Christie Says N.J. May Only Get $10 Billion of Sandy Aid

Governor Chris Christie said New Jersey may receive as little as $10 billion of federal recovery funds for $37 billion of damage from Hurricane Sandy.

“Some really difficult decisions will have to be made,” Christie, a second-term Republican, said at a town-hall meeting today in Berkeley Township.

The 51-year-old governor said a 12-step federal review for homeowners was “incredibly frustrating.” Of 2,600 properties subjected to environmental and historical checks, only 10 percent had issues, he said.

Still, the state has distributed or committed more than $1 billion, Christie told the crowd at a retirement-community clubhouse in Republican-leaning Ocean County.

Christie is using the town halls to highlight the response to Sandy that earned him record approval ratings last year as he sought re-election. He beat his Democratic opponent in November by 22 percentage points.

His ratings have since dropped amid state and federal investigations of the administration’s links to intentional traffic jams at the George Washington Bridge. Questions about political payback behind the shutdown of bridge-access lanes are hysteria created by the news media, Christie said last week on his monthly radio call-in program.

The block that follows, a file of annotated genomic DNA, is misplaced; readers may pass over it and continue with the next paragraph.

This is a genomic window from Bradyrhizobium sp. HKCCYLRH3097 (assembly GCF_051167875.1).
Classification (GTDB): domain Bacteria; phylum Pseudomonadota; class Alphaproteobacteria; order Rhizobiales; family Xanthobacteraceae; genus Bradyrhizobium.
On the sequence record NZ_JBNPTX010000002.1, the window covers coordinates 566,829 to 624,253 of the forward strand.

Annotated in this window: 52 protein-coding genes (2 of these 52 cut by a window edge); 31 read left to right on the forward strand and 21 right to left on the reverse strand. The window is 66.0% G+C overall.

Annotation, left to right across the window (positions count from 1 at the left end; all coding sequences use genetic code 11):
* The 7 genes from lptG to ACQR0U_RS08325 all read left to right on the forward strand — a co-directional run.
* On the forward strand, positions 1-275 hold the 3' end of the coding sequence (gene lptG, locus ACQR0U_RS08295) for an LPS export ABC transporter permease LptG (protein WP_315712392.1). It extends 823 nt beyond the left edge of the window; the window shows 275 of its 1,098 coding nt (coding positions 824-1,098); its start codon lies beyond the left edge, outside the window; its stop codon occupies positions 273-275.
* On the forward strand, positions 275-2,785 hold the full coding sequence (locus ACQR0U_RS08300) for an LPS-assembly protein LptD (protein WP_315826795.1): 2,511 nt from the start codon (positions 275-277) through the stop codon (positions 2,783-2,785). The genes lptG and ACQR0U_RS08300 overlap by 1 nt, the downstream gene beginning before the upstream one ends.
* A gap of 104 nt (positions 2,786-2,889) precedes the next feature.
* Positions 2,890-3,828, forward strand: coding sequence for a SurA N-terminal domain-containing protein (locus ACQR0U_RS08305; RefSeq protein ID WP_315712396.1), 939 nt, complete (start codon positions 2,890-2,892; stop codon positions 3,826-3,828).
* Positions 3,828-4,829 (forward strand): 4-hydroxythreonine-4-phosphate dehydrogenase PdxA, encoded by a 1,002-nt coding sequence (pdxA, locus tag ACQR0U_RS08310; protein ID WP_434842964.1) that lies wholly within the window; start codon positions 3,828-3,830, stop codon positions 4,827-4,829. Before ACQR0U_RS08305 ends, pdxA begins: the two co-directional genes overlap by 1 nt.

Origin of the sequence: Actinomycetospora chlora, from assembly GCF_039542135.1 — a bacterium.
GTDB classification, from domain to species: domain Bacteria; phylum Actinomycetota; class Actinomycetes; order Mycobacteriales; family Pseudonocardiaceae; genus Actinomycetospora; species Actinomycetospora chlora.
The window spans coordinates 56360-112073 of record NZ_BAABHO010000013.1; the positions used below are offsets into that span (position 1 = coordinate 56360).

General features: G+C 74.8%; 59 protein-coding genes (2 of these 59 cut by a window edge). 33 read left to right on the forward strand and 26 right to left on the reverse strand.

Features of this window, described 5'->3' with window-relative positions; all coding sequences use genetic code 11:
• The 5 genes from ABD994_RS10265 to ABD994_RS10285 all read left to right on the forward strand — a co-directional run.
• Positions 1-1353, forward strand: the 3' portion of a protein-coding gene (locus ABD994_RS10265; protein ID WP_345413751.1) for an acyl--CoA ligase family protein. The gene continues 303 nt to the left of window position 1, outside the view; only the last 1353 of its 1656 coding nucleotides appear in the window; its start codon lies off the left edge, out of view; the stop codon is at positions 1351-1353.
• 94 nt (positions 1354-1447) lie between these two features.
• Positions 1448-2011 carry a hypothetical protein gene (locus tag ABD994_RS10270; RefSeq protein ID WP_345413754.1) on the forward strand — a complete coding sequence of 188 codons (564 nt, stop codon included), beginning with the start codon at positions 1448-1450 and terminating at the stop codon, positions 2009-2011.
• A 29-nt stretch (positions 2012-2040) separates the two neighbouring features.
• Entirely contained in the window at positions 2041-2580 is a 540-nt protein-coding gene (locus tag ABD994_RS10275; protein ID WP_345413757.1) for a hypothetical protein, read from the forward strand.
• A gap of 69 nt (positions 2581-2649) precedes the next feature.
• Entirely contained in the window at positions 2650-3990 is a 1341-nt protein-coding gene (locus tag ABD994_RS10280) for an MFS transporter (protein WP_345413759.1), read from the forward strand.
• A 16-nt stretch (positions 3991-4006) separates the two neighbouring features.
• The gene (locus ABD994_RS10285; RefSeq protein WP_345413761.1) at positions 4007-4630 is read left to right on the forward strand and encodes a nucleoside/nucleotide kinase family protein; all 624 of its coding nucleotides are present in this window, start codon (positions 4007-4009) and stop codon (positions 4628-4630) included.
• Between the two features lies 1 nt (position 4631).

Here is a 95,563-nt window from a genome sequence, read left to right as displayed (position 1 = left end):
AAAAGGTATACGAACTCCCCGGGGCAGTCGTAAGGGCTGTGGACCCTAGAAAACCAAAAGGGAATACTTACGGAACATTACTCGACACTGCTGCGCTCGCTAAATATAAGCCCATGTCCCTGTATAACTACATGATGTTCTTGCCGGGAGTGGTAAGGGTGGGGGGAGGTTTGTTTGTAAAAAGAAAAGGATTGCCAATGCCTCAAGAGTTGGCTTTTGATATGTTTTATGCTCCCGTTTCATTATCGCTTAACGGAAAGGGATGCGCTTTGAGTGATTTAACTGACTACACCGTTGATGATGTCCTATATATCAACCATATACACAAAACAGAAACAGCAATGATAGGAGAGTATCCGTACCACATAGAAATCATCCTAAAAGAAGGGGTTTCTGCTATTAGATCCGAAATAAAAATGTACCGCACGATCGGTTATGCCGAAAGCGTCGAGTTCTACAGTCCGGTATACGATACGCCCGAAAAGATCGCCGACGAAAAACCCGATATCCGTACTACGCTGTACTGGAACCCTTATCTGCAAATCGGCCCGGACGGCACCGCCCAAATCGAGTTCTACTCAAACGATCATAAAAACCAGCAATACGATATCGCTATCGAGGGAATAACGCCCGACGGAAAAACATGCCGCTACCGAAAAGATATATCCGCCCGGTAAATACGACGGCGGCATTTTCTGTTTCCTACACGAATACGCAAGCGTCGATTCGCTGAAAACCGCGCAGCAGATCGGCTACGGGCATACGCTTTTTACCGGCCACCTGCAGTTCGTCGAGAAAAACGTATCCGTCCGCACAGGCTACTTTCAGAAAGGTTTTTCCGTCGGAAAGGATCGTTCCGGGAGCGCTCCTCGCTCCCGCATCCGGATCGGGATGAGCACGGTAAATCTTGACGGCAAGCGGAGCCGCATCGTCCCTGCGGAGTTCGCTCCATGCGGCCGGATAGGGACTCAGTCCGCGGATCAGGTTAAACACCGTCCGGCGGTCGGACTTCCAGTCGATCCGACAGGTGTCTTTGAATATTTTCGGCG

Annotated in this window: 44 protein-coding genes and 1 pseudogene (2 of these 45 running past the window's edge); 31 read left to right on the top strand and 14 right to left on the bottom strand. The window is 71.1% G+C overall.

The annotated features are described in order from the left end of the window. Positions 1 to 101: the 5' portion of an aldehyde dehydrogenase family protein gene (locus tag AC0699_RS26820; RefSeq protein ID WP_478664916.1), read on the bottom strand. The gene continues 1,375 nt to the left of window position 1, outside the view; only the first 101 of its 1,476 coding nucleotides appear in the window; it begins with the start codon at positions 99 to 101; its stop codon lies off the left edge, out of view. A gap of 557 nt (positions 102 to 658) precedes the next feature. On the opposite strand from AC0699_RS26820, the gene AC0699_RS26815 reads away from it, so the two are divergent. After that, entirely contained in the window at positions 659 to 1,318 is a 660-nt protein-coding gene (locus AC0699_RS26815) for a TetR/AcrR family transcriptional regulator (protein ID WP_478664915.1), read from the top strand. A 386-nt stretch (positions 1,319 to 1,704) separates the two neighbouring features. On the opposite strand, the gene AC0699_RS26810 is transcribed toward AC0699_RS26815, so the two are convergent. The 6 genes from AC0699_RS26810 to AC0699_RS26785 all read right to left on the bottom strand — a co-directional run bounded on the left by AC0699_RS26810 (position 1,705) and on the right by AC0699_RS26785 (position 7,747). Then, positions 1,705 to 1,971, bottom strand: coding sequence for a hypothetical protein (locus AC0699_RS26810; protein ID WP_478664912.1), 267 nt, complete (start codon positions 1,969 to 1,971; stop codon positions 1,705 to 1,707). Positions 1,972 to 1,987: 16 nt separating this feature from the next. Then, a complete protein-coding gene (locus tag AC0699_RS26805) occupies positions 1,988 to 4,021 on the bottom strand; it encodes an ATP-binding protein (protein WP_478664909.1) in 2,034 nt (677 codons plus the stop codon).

Homes Lost

Christie, a potential presidential candidate, has blamed the federal government for delaying distribution of billions of dollars in Sandy aid. The storm struck in October 2012, devastating New Jersey’s 127-mile (204-kilometer) coastline, damaging 346,000 homes and plunging much of the state into darkness.

Most questions at today’s meeting focused on Sandy damage, even after the governor said he was open to other topics. He directed anyone with complaints to speak to representatives of Community Affairs, Banking and Insurance and other state departments set up at tables along the wall.

“The federal government should get the hell out of the flood-insurance business, because they don’t do it right,” Christie said to applause.

No one in the crowd of about 500 asked him about the bridge controversy.

Before it's here, it's on the Bloomberg Terminal.
LEARN MORE